people.

 

and then i shall truly enjoy
my day, filled in splendor,
july fourth, new york harbor,
nineteen eighty-six, midnight sky,
fireworks splashing,
heaven exploding
into radiant bouquets,
celebrating in the name of equality,
in the pursuit of happiness,
god bless america,
land of star
spangled banner
that we love.

Thankful (Maundy) Thursday

Maundy Thursday. Also known as Holy Thursday, Covenant Thursday, Great and Holy Thursday, Sheer Thursday, and Thursday of Mysteries (loving this last one – because isn’t God’s love SUCH a mystery?).

Maundy Thursday is the day on which we commemorate Jesus’ last supper with His disciples before He was betrayed (later that night), crucified (Good Friday), and resurrected (Easter).Da_Vinci__the_Last_Supper

The word maundy comes from the Latin, mandatum, which means command. As in John 13:34-35: “A new command I give you: Love one another. As I have loved you, so you must love one another. By this everyone will know that you are my disciples, if you love one another.”

Oy, love can be hard!

Sometimes, it feels like too much. Too much to ask.

I’m wrestling with God this Maundy Thursday. Someone has hurt one of my cubs and this Mama Bear wants to take them down. (In my honor, please read that with a deep, booming, fantastic God-like voice: your favorite Batman, or Morgan Freeman, even Arnold in Terminator…)

How to respond graciously when I don’t want to? Sure, decorum works most effectively, but I want to kill with kindness. Really, I want the kill. Sigh…

I know what today is: a solemn day, an important day for Christ-followers. My One Year Bible doesn’t know that this particular calendar year has landed MT for March 24th. So I sit down with my Bible, knowing I need a heavy dose of God right now, and read this:forgive

Am I willing to listen? The command isn’t just to love, but to love my enemies! Loving my guys is easy. But to love, do good, bless, and pray for my hateful, hurtful, cursing enemies…YIKES!

Therein lies the rub. The true command of John 13:34 is to love like Jesus loved. How did Jesus love? He didn’t say a word in His own defense. He sacrificed His life. He loved with such a costly love that He gave everything He had. And because He loved us SO much, He died to save every single one of His undeserving, unloving, hateful, hurting, cursing enemies who would recognize their own sin and say YES! to His overflowing love.

Jesus said yes to me before I could even attempt to deserve His love (not that I ever could, try as I might). And now it’s my job, as His follower, to say a loving yes to others who don’t deserve it.

I don’t want to. And I still do need to seek justice for my hurting cub. Love doesn’t negate consequences. But God’s love calls me to a standard I can’t, won’t, achieve on my own.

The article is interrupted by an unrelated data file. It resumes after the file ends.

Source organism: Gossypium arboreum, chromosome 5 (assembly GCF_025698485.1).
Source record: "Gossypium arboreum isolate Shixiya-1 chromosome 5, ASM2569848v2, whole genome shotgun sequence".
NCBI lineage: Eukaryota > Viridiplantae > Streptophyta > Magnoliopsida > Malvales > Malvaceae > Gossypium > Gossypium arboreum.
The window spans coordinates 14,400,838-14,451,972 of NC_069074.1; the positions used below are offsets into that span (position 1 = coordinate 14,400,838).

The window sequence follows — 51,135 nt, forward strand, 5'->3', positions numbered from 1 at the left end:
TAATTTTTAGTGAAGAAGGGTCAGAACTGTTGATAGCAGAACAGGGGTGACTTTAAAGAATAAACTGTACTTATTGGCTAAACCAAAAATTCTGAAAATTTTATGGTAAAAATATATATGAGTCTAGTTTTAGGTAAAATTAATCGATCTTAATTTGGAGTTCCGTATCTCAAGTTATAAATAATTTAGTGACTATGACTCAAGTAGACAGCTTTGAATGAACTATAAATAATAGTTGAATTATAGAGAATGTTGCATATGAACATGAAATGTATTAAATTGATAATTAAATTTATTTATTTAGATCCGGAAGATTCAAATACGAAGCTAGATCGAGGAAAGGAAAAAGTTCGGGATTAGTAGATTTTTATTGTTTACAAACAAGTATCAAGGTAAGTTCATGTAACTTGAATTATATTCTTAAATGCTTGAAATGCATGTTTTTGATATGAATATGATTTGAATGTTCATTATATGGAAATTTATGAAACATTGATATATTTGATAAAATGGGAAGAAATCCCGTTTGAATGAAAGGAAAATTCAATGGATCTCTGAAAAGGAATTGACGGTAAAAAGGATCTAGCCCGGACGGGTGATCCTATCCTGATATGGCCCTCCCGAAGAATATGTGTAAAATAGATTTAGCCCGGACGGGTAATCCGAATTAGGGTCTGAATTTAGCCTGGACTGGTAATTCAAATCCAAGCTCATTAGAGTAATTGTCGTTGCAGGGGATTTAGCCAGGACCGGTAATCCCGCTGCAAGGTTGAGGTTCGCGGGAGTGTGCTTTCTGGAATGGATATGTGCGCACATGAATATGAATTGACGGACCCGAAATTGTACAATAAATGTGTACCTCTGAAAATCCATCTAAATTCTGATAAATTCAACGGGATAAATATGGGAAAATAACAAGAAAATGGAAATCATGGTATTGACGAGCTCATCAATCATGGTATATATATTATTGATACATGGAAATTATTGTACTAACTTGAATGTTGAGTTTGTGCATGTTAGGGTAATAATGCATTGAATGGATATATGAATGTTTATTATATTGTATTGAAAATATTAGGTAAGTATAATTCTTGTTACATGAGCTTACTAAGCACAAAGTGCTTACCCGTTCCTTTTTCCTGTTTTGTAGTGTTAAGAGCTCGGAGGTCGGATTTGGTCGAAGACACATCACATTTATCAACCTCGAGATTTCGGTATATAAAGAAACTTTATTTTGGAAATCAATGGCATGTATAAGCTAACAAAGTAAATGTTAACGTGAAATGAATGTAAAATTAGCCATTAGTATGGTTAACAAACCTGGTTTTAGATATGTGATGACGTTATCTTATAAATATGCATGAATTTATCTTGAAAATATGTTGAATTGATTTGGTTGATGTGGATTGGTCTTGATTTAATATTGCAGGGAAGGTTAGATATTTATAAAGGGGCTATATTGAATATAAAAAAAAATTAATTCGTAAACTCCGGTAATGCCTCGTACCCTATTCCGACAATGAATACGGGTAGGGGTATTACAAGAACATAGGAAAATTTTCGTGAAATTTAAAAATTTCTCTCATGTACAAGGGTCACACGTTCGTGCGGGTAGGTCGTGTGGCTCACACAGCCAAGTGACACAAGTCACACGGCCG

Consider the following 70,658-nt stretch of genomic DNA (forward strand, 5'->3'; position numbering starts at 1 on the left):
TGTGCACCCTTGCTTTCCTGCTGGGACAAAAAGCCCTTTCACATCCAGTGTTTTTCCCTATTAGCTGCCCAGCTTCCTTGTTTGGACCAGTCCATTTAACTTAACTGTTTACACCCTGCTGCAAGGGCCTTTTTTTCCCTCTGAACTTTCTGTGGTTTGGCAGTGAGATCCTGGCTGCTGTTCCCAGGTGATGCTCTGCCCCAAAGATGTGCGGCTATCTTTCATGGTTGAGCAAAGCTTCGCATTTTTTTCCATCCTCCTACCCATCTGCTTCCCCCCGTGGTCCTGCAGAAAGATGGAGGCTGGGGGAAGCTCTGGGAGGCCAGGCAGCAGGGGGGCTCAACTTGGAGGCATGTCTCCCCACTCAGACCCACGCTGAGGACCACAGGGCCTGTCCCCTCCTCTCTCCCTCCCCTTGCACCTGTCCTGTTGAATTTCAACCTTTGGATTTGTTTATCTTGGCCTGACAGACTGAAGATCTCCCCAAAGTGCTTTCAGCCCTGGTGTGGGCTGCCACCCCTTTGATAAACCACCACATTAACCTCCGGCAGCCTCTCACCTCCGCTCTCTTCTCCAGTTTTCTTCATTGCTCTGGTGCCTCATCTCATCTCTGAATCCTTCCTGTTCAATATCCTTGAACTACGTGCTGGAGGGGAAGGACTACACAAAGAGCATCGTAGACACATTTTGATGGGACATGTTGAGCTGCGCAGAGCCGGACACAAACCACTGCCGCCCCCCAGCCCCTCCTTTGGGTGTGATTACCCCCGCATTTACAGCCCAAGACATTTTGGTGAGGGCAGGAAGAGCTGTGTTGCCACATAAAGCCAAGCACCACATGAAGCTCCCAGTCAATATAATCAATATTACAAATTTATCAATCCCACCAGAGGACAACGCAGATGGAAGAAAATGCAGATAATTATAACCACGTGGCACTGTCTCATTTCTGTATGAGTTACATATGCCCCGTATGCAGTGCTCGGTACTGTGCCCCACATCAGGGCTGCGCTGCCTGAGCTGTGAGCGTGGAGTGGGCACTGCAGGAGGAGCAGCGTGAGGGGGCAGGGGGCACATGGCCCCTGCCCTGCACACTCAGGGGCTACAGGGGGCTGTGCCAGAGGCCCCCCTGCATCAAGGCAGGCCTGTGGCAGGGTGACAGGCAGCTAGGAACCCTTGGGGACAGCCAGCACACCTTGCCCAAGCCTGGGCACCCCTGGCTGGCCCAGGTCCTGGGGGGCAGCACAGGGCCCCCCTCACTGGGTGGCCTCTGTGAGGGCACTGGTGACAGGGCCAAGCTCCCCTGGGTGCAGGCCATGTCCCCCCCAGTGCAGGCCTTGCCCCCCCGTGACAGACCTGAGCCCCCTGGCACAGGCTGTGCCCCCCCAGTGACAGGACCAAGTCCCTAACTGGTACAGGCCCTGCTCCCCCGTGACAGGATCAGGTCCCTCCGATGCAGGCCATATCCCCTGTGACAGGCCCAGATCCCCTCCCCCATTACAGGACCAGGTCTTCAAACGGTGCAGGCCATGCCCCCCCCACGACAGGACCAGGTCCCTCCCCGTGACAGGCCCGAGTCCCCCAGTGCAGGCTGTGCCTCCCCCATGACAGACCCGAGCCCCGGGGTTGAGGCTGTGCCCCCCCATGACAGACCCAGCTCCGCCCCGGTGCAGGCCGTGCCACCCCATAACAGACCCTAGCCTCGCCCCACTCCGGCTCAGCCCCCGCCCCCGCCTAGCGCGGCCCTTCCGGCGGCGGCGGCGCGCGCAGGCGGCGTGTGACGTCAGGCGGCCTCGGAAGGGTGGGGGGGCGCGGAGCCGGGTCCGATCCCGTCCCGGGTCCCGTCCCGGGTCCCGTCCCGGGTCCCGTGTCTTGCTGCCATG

So I ask for God’s love to fill me. To forgive my sins as I forgive those who sin against me (and my cub). I ask God for the willingness to listen, to love, to forgive, to do good, to bless, and to pray – even when that’s the last thing I want to do.

Because, I’m pretty sure, Jesus didn’t want to die on the cross, and yet He prayed: “…not as I will, but as you will” (Matthew 26:39).

One of my favorite poets, George Herbert, writes of this mystery:

I threaten’d to observe the strict decree
    Of my dear God with all my power and might;
    But I was told by one it could not be;
Yet I might trust in God to be my light.
“Then will I trust,” said I, “in Him alone.”
    “Nay, e’en to trust in Him was also His:
    We must confess that nothing is our own.”
“Then I confess that He my succour is.”
“But to have nought is ours, not to confess
    That we have nought.” I stood amaz’d at this,
    Much troubled, till I heard a friend express
That all things were more ours by being His;
    What Adam had, and forfeited for all,
    Christ keepeth now, who cannot fail or fall.

 

It’s not up to us. Every inclination we have to do good, to trust God, it all comes from Him. We are His, and thank God for Him who leads us to trust our Christ, who cannot fail or fall, who keeps it all, our Hold-Fast.

 

Thankful Thursday – A Poem & Pictures

In honor of International Women’s Day on March 8th, here is a Maya Angelou poem interspersed with pictures of recent moments which made me feel grateful for this life.

Phenomenal Woman
by Maya Angelou

Pretty women wonder where my secret lies.
I’m not cute or built to suit a fashion model’s size
But when I start to tell them,
They think I’m telling lies.
I say,
It’s in the reach of my arms,
The span of my hips,
The stride of my step,
The curl of my lips.
I’m a woman
Phenomenally.
Phenomenal woman,
That’s me.blue lion bows
I walk into a room
Just as cool as you please,
And to a man,
The fellows stand or
Fall down on their knees.
Then they swarm around me,
A hive of honey bees.
I say,
It’s the fire in my eyes,
And the flash of my teeth,
The swing in my waist,
And the joy in my feet.
I’m a woman
Phenomenally.
Phenomenal woman,
That’s me.puzzle tulip
Men themselves have wondered
What they see in me.
They try so much
But they can’t touch
My inner mystery.
When I try to show them,
They say they still can’t see.
I say,
It’s in the arch of my back,
The sun of my smile,
The ride of my breasts,
The grace of my style.
I’m a woman
Phenomenally.
Phenomenal woman,
That’s me.coffee heart
Now you understand
Just why my head’s not bowed.
I don’t shout or jump about
Or have to talk real loud.
When you see me passing,
It ought to make you proud.
I say,
It’s in the click of my heels,
The bend of my hair,
the palm of my hand,
The need for my care.
’Cause I’m a woman
Phenomenally.
Phenomenal woman,
That’s me.Proverbs